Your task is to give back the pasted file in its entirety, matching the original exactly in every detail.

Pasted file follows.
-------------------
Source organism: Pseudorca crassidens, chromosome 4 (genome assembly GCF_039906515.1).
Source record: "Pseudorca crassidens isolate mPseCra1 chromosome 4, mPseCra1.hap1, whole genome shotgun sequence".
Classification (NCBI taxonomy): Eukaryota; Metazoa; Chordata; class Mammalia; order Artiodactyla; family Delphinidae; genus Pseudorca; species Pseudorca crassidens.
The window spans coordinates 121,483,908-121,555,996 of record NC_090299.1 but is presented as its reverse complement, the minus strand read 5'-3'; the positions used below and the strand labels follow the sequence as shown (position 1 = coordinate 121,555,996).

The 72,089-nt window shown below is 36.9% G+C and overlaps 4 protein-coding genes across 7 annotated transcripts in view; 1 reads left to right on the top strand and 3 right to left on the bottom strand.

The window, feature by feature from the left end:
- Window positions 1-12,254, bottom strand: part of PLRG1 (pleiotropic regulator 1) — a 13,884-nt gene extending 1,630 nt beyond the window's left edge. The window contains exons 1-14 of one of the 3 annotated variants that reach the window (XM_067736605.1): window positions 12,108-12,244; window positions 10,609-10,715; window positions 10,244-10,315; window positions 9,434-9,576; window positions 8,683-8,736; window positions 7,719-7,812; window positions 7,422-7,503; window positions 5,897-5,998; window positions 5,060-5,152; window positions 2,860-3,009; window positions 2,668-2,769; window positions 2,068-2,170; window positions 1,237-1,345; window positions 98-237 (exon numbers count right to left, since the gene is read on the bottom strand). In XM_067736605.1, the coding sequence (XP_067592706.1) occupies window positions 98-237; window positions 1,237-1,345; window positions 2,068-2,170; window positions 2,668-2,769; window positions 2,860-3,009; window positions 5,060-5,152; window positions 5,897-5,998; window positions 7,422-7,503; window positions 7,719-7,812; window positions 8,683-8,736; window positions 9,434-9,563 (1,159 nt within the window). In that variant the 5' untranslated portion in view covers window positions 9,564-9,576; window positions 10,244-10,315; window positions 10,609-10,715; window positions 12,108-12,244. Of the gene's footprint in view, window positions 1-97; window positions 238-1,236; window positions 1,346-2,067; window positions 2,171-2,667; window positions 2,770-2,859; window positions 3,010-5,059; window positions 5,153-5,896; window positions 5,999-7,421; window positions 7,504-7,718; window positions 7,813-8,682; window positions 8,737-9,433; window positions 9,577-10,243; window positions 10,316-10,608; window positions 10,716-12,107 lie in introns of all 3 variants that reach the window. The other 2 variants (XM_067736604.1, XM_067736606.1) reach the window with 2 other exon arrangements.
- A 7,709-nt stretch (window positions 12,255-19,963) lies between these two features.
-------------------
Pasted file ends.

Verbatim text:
Source organism: Pseudorca crassidens, chromosome 4 (genome assembly GCF_039906515.1).
Source record: "Pseudorca crassidens isolate mPseCra1 chromosome 4, mPseCra1.hap1, whole genome shotgun sequence".
Classification (NCBI taxonomy): Eukaryota; Metazoa; Chordata; class Mammalia; order Artiodactyla; family Delphinidae; genus Pseudorca; species Pseudorca crassidens.
The window spans coordinates 121,483,908-121,555,996 of record NC_090299.1 but is presented as its reverse complement, the minus strand read 5'-3'; the positions used below and the strand labels follow the sequence as shown (position 1 = coordinate 121,555,996).

The 72,089-nt window shown below is 36.9% G+C and overlaps 4 protein-coding genes across 7 annotated transcripts in view; 1 reads left to right on the top strand and 3 right to left on the bottom strand.

The window, feature by feature from the left end:
- Window positions 1-12,254, bottom strand: part of PLRG1 (pleiotropic regulator 1) — a 13,884-nt gene extending 1,630 nt beyond the window's left edge. The window contains exons 1-14 of one of the 3 annotated variants that reach the window (XM_067736605.1): window positions 12,108-12,244; window positions 10,609-10,715; window positions 10,244-10,315; window positions 9,434-9,576; window positions 8,683-8,736; window positions 7,719-7,812; window positions 7,422-7,503; window positions 5,897-5,998; window positions 5,060-5,152; window positions 2,860-3,009; window positions 2,668-2,769; window positions 2,068-2,170; window positions 1,237-1,345; window positions 98-237 (exon numbers count right to left, since the gene is read on the bottom strand). In XM_067736605.1, the coding sequence (XP_067592706.1) occupies window positions 98-237; window positions 1,237-1,345; window positions 2,068-2,170; window positions 2,668-2,769; window positions 2,860-3,009; window positions 5,060-5,152; window positions 5,897-5,998; window positions 7,422-7,503; window positions 7,719-7,812; window positions 8,683-8,736; window positions 9,434-9,563 (1,159 nt within the window). In that variant the 5' untranslated portion in view covers window positions 9,564-9,576; window positions 10,244-10,315; window positions 10,609-10,715; window positions 12,108-12,244. Of the gene's footprint in view, window positions 1-97; window positions 238-1,236; window positions 1,346-2,067; window positions 2,171-2,667; window positions 2,770-2,859; window positions 3,010-5,059; window positions 5,153-5,896; window positions 5,999-7,421; window positions 7,504-7,718; window positions 7,813-8,682; window positions 8,737-9,433; window positions 9,577-10,243; window positions 10,316-10,608; window positions 10,716-12,107 lie in introns of all 3 variants that reach the window. The other 2 variants (XM_067736604.1, XM_067736606.1) reach the window with 2 other exon arrangements.
- A 7,709-nt stretch (window positions 12,255-19,963) lies between these two features.